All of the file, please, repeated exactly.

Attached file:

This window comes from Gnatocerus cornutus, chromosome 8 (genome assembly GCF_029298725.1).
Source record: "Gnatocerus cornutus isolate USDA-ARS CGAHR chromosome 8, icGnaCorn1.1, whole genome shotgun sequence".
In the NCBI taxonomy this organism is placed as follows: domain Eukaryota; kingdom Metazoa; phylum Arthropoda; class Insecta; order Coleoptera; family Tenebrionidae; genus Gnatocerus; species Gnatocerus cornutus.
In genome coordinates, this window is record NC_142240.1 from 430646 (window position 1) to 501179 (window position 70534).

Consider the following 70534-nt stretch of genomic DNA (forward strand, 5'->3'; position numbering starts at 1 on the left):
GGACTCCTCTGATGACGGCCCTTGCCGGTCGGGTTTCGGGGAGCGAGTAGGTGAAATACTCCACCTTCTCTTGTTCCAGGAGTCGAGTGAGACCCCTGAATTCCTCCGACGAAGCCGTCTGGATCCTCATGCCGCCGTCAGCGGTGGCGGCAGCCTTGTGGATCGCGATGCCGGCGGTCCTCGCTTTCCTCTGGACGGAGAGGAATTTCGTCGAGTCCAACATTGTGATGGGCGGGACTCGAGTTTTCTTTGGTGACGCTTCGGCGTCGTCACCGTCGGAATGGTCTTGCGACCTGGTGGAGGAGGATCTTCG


This window comes from Gnatocerus cornutus, chromosome 8 (genome assembly GCF_029298725.1).
Source record: "Gnatocerus cornutus isolate USDA-ARS CGAHR chromosome 8, icGnaCorn1.1, whole genome shotgun sequence".
In the NCBI taxonomy this organism is placed as follows: domain Eukaryota; kingdom Metazoa; phylum Arthropoda; class Insecta; order Coleoptera; family Tenebrionidae; genus Gnatocerus; species Gnatocerus cornutus.
In genome coordinates, this window is record NC_142240.1 from 430646 (window position 1) to 501179 (window position 70534).

Consider the following 70534-nt stretch of genomic DNA (forward strand, 5'->3'; position numbering starts at 1 on the left):
GGACTCCTCTGATGACGGCCCTTGCCGGTCGGGTTTCGGGGAGCGAGTAGGTGAAATACTCCACCTTCTCTTGTTCCAGGAGTCGAGTGAGACCCCTGAATTCCTCCGACGAAGCCGTCTGGATCCTCATGCCGCCGTCAGCGGTGGCGGCAGCCTTGTGGATCGCGATGCCGGCGGTCCTCGCTTTCCTCTGGACGGAGAGGAATTTCGTCGAGTCCAACATTGTGATGGGCGGGACTCGAGTTTTCTTTGGTGACGCTTCGGCGTCGTCACCGTCGGAATGGTCTTGCGACCTGGTGGAGGAGGATCTTCG